Louisville Metro Government and Louisville Affordable Housing Trust Fund publish Housing Needs Assessment
Louisville’s Office of Housing & Community Development (OHCD) and the Louisville Affordable Housing Trust Fund (LAHTF) have published a draft Housing Needs Assessment (HNA) that provides the city’s first in-depth analysis of housing stock across Louisville Metro. The assessment was done by Mullin & Lonergan Associates of Pittsburgh at a cost of about $100,000.
The HNA, which will be updated every five years, was conducted to provide current, detailed housing data that helps inform potential strategies that Louisville Metro Government (LMG), the trust fund, for-profit developers and non-profit developers can use to identify potential policies and development and investment strategies to increase housing opportunities for all members of our community.
The HNA breaks the city’s housing market down to the neighborhood level, using the same 21 market areas as the recently updated Comprehensive Plan. This level of detail will assist LMG, LAHTF and developers in making choices about where to invest housing funding or construct new housing.
Because the city’s housing market is tied together through choice and opportunity regardless of price, square footage or location, the HNA analyzes housing options and needs across all income ranges in Louisville Metro.
And it makes two distinct points: Our city has a surplus of over 4,000 rental units for households who make up to 150% of the Area Median Income (AMI), and a deficit of over 31,000 units for households who make up to 30% of the AMI. AMI is defined by the U.S. Department of Housing & Urban Development. Louisville’s current AMI is for a household of two is $57,200 and for a household of four is $71,500.
The HNA recommends focusing on the most critical need for Louisville — creating more housing for residents earning less than 30% of the AMI. The HNA found a need for 31,412 more units for this income level and suggests that by first addressing the gap for these households, the city will see a cascading impact on gaps in the income ranges just above that.
That’s because currently, households with the lowest income cannot find housing they can afford, so they’re forced into housing above their income. With that, they’re taking housing that those with slightly higher income could afford, creating another gap for that group of residents.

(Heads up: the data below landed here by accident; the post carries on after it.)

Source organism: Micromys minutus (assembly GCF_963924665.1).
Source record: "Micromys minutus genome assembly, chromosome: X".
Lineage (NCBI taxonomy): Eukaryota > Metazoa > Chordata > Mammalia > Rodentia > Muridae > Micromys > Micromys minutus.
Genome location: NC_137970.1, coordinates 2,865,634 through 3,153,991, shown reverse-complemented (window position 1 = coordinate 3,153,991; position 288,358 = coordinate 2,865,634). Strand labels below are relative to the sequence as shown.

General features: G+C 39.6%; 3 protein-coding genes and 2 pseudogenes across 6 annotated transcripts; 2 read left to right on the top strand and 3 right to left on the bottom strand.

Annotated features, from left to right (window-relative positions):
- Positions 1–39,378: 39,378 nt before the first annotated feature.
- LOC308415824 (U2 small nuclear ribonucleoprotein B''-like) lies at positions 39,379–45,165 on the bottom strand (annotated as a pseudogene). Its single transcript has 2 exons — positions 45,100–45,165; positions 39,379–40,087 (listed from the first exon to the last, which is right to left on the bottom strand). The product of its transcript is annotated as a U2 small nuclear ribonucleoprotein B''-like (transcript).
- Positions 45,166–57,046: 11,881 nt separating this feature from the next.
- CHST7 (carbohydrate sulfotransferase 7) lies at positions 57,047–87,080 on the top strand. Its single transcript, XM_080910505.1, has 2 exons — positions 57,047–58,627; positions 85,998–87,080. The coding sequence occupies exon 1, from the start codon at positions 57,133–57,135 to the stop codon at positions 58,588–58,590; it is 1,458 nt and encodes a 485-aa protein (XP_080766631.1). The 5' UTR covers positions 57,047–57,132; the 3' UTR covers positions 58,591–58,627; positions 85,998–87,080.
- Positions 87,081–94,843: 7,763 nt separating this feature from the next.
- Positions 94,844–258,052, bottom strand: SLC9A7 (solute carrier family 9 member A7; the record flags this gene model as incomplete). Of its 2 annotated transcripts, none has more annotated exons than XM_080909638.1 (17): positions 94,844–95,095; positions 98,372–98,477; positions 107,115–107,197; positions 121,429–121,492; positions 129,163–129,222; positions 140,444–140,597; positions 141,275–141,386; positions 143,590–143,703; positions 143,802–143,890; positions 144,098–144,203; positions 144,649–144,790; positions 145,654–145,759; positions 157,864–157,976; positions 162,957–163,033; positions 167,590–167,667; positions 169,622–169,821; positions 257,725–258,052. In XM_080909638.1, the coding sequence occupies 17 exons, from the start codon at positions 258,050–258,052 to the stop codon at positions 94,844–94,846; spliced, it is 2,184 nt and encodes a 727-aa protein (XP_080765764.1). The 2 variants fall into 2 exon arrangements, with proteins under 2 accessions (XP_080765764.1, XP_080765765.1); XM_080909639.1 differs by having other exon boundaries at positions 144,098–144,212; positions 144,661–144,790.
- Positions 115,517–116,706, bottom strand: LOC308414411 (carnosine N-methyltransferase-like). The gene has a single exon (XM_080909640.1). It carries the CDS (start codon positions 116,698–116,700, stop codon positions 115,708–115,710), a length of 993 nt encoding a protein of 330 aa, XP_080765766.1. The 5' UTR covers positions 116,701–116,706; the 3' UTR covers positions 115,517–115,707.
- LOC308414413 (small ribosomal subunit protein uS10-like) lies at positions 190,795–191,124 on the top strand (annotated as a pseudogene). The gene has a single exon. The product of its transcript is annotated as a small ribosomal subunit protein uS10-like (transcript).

The HNA suggests that focusing on creating new housing for the most vulnerable residents frees up housing up the line and will have the greatest impact on the growing crisis at all income ranges.
The cost to develop 31,412 new units of housing affordable for Louisville’s lowest income households is estimated to be over $3.5 billion. The cost of not addressing the need is not measured in dollars, but in impacts to the livelihoods of our citizens.
Louisville has already begun work to invest by allocating over $41 million to affordable housing in the last four budgets. But to make significant progress on the city’s housing deficits, the report finds, there must be additional funding and policy initiatives at the local and state level, including a dedicated funding source to sustain affordable housing or a community land trust to create homeownership and wealth creation opportunities.
With its state partners, the city also could advocate for an expansion of the Low-Income Housing Tax Credit program.
OHCD and LAHTF will be discussing the HNA at two public meetings:
- Tuesday, February 26, 6:00 p.m. at Memorial Auditorium (970 S. 4th Street)
- Wednesday, February 27 at 9:30 a.m. at the Bon Air Library (2816 Del Rio Place)
To read the HNA in its entirety, please visit https://louisvilleky.gov/government/housing-community-development/housing-needs-assessment. An executive summary is available today and the entire document will be available on Thursday.
The document will be available for public comment until March 20. To submit on a comment on the Housing Needs Assessment, please visit https://louisvilleky.wufoo.com/forms/k125zoez1c0lru1/. Comments will be used to aid in formulating strategies for addressing housing market needs.